Anyway, I’ve been making this recipe in large batches and eating the leftovers in a bunch of different ways for about a year and never knew that it had a legitimate name (though this recipe is a very non-traditional version!). Usually I make a giant dutch oven sized batch of the vegetable ragout and put it over polenta cakes and top it with fresh mozzarella and fresh basil for dinner. It is so delicious and full bodied that I don’t even miss the pasta. Then for a nice hot breakfast I heat up some of my leftovers in a skillet and then crack a couple eggs in and poach until softly cooked. This is a lot less work overall for the number of delicious, healthy meals it yields. That said, you could also make a small batch in a skillet the traditional way with the eggs the first time around which is what this recipe does. Whatever floats your boat!

This non-traditional version borders on a pot ratatouille and is really adaptable to whatever delightful veggie you may have in your fridge. As a food photographer, I loved shooting this dish because of the incredible richness of color and texture. It is earthy and divinely delicious! It’s a whole different kind of soul food;)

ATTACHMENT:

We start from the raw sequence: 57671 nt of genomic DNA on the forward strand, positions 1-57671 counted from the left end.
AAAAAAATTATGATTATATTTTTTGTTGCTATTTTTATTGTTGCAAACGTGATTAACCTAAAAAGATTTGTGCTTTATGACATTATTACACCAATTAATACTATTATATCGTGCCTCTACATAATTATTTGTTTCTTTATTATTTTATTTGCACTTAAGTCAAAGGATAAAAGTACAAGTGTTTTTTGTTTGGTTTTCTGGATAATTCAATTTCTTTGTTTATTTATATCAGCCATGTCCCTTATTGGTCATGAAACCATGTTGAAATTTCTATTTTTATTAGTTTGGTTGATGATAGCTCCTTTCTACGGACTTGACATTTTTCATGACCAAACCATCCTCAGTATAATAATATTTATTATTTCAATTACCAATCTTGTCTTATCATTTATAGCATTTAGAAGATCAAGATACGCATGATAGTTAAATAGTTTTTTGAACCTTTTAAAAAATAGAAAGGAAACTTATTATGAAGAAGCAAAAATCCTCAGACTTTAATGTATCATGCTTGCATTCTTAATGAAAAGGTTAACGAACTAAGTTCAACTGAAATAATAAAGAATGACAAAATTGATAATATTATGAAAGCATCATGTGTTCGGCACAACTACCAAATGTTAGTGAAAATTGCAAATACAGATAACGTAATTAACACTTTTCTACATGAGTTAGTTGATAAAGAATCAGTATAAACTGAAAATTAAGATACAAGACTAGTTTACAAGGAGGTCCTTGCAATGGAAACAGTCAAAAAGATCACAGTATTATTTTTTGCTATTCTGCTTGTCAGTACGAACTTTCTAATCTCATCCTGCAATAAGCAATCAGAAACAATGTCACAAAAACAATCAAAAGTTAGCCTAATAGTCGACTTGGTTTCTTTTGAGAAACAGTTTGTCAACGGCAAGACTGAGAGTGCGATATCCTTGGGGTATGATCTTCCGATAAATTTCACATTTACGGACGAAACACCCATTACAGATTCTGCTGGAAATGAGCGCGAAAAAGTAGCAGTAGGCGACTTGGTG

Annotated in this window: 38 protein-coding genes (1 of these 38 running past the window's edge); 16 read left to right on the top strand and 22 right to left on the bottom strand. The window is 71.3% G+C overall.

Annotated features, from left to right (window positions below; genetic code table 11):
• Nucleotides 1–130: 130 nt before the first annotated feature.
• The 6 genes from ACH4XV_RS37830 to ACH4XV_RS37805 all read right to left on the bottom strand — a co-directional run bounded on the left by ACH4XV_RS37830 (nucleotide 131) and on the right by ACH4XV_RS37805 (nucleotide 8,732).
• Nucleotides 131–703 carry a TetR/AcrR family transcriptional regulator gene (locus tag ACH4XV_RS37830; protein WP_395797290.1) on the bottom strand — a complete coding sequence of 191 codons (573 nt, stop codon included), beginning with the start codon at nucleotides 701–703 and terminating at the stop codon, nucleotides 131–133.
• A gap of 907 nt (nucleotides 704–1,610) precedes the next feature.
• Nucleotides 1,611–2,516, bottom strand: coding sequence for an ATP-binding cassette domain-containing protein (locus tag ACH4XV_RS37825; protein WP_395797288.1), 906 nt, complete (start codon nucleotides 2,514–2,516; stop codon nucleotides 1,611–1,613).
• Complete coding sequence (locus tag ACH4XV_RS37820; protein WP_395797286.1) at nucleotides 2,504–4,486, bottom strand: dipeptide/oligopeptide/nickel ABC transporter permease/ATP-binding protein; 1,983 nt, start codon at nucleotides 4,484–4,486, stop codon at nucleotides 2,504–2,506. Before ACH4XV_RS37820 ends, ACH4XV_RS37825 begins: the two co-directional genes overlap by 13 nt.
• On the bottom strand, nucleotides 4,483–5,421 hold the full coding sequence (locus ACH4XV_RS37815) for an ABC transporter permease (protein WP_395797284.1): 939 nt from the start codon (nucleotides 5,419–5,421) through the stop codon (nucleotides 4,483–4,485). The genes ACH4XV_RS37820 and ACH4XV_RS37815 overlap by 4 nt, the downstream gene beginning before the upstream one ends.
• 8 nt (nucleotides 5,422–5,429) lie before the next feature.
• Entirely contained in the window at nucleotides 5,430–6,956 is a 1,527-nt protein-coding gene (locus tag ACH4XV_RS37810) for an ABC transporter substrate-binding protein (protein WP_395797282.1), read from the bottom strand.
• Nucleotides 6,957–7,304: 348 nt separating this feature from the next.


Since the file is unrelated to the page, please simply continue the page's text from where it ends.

Shakshouka Vegetable Ragout with Poached Eggs- copyright Crystal Cartier

  • olive oil, enough to saute
  • 1 Tablespoon smashed garlic
  • 1/2 cup onion, chopped
  • 1/2 pound mixed mushrooms (I used king oyster and king trumpet), chopped
  • 1/4 cup baby japanese eggplant, chopped
  • 1 pound zucchini, chopped
  • 1/4 cup red bell pepper, chopped
  • 1/4 cup sweet cherry tomatoes, halved
  • 1/2 cup  prepared tomato sauce
  • 1 teaspoon dried thyme
  • 1 teaspoon cumin
  • 1 teaspoon paprika
  • 1/2 teaspoon cayenne pepper
  • salt and pepper, to taste
  • 2 eggs
  • few squirts hot sauce, optional

~ Heat olive oil in a large cast iron skillet, add garlic and onions and saute for a few minutes until fragrant.

~ Add mushrooms and eggplant and saute for 5 minutes.

~ Add zucchini, tomatoes, peppers, tomato sauce, thyme, cumin, paprika, cayenne, salt and pepper and simmer, stirring occasionally, for 10 minutes.